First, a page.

Every setup has pros and cons, and it goes much beyond the arrow shaft.
Go super heavy and you're arrow will be super slow leaving no room for yardage errors however you'll have momentum on your side. Go super light and your arrow will be fast but have less momentum.
Beyond on the weight of your arrow build you also need to consider your broadhead. If you're shooting a single bevel are you matching the rotation of your arrow? If you plan to shoot mechanicals do you have enough KE and are you willing to only take broadside shots? How much momentum do you need to pass through the animal you plan to hunt? These questions should all be thought about when choosing the best hunting arrow.
In the world of hunting arrows, there is NO absolute right and wrongs. It comes down to having confidence and understanding what type of hunting arrow you have.
Ignoring The Back End
Taking time to think about proper nock fit isn't sexy and for most bowhunters it's not even a thought until there's a problem. In reality your arrow's nock is the single component responsible for transferring the work from your bow into energy and momentum in your arrow. When you take that prospective it's much more obvious your arrow's nock can dramatic influence your arrow's flight, accuracy, and consistency.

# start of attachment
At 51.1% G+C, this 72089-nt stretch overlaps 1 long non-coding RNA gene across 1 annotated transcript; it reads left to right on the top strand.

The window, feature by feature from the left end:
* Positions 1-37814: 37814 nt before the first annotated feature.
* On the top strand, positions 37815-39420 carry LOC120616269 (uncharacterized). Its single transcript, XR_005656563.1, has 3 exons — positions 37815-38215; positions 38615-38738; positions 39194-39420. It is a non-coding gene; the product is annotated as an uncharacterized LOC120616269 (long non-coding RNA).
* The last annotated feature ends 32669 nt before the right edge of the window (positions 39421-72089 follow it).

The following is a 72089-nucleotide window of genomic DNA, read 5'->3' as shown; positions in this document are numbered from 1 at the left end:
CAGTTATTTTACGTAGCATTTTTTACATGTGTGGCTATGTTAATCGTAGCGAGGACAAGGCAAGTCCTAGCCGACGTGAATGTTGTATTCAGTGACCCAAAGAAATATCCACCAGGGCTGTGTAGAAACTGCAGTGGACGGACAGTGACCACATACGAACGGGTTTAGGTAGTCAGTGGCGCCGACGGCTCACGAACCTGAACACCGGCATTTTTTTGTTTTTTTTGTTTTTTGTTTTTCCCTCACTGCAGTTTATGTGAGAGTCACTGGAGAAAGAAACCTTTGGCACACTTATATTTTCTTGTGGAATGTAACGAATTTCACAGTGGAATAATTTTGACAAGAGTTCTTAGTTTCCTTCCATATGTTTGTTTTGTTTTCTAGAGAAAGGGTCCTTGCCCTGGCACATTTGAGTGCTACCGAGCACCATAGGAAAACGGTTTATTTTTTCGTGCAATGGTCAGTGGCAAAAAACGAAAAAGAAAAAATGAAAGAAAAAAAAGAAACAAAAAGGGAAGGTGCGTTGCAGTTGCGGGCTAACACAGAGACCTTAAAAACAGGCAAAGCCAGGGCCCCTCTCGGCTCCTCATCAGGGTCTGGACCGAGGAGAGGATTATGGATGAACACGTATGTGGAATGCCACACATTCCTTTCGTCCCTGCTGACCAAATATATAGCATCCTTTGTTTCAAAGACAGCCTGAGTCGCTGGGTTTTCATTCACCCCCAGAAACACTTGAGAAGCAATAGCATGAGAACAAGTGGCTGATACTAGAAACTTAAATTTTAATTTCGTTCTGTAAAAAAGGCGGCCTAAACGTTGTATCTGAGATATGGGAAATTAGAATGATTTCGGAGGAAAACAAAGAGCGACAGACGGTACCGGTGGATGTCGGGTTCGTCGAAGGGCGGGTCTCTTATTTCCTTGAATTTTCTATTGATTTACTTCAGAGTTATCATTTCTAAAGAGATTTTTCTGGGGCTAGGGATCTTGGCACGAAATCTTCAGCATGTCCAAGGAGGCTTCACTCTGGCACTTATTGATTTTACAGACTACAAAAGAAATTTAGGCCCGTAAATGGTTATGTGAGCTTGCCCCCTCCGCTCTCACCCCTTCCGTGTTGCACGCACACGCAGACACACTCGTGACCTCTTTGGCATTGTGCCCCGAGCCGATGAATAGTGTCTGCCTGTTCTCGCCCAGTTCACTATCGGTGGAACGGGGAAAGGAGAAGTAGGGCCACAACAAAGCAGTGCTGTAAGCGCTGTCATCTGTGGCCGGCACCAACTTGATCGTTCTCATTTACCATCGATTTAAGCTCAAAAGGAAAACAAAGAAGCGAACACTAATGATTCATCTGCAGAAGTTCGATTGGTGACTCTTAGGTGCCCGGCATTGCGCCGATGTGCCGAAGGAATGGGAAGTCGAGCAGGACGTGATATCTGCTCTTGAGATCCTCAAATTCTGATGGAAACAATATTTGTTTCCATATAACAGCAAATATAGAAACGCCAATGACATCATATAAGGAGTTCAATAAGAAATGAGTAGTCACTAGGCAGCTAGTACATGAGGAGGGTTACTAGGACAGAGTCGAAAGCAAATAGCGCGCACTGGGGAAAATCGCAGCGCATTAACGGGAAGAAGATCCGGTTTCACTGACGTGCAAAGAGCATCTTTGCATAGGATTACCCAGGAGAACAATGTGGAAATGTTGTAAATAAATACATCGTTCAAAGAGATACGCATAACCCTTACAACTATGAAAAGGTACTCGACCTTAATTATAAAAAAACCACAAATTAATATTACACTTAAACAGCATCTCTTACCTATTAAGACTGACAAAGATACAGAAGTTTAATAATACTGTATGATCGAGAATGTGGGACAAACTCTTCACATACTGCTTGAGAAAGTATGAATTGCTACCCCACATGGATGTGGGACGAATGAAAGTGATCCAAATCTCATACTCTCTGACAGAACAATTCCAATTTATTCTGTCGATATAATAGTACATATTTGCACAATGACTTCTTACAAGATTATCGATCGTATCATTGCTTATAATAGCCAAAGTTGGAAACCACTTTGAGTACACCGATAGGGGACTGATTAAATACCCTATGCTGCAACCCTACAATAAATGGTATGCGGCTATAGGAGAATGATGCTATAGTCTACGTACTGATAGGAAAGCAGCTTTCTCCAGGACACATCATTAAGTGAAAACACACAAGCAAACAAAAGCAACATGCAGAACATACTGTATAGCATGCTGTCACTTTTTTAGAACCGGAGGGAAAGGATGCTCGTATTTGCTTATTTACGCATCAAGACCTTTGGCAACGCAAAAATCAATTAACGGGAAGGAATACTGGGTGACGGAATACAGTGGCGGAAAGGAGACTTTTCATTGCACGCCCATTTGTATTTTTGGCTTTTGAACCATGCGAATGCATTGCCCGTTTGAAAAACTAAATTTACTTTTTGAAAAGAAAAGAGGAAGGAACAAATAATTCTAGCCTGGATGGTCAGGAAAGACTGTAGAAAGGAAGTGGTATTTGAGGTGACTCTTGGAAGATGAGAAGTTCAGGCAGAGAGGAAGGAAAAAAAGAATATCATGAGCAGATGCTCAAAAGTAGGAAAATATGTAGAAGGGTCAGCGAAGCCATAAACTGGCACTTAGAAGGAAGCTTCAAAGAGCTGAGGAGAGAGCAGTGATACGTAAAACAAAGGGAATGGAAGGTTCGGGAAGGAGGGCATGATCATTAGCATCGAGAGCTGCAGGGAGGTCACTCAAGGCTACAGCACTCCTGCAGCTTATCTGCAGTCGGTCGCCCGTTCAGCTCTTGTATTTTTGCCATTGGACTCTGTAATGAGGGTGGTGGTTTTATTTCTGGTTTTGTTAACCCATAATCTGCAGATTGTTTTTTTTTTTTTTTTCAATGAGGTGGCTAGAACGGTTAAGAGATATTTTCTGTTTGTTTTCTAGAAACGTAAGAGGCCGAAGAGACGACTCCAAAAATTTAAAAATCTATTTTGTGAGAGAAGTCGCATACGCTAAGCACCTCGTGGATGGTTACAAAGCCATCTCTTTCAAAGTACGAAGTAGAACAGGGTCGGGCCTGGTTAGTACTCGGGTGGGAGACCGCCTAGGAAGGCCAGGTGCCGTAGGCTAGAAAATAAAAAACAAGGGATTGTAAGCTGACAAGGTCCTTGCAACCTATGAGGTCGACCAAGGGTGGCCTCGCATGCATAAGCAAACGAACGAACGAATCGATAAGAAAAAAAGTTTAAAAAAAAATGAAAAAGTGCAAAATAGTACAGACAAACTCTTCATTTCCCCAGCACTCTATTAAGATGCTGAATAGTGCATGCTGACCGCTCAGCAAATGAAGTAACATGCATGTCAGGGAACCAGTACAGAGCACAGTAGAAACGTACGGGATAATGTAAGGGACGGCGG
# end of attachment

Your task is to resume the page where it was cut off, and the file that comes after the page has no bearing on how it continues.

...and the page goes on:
If you experience your arrow rising or lifting off your rest when drawing your bow you know you have a problem. If you can see or feel slop between the nock's throat and bow string you know you also have a problem. I would argue being too loose is better than being too tight but neither is really acceptable.